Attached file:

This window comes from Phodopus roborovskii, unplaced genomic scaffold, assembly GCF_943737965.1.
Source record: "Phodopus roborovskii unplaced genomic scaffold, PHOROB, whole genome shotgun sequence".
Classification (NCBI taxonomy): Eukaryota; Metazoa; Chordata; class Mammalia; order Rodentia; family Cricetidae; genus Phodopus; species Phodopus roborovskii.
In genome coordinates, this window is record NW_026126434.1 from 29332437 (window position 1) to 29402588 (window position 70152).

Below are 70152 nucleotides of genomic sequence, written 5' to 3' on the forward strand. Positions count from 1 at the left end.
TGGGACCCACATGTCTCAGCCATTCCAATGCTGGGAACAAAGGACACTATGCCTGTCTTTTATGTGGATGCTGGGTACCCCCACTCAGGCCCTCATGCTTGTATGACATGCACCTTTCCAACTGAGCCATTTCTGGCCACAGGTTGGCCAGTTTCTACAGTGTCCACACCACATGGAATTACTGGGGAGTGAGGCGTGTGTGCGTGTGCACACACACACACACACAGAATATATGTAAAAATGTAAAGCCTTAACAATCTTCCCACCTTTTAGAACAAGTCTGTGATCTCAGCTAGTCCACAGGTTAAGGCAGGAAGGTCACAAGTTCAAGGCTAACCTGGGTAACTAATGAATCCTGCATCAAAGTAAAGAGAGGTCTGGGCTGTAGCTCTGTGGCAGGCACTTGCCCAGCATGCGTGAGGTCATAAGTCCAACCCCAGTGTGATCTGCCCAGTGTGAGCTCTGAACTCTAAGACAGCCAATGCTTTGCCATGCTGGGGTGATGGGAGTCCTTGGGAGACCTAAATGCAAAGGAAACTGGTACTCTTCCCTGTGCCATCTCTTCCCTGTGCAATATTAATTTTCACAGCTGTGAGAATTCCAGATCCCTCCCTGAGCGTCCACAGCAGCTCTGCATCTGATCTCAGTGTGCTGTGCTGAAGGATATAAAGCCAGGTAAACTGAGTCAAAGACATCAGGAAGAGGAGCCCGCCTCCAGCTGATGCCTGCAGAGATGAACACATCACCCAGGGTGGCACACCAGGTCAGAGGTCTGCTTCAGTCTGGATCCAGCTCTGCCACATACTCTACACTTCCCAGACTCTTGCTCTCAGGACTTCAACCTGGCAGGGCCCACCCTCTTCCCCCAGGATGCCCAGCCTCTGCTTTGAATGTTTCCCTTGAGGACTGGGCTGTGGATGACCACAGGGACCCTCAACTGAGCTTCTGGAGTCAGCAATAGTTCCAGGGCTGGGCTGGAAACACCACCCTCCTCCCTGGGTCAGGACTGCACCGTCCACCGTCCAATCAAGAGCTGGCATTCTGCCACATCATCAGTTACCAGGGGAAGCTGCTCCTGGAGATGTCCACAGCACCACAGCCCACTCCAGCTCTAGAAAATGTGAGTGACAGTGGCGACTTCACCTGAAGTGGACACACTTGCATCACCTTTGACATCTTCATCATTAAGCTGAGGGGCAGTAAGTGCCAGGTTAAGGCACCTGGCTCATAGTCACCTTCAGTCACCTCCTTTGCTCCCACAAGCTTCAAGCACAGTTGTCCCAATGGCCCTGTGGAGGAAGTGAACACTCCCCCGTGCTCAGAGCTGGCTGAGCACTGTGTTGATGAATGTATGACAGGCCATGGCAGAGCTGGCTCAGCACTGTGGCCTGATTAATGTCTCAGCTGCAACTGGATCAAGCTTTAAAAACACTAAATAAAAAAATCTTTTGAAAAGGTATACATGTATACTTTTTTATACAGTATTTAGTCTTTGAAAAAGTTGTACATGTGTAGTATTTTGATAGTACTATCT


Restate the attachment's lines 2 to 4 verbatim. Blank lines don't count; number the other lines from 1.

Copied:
Source record: "Phodopus roborovskii unplaced genomic scaffold, PHOROB, whole genome shotgun sequence".
Classification (NCBI taxonomy): Eukaryota; Metazoa; Chordata; class Mammalia; order Rodentia; family Cricetidae; genus Phodopus; species Phodopus roborovskii.
In genome coordinates, this window is record NW_026126434.1 from 29332437 (window position 1) to 29402588 (window position 70152).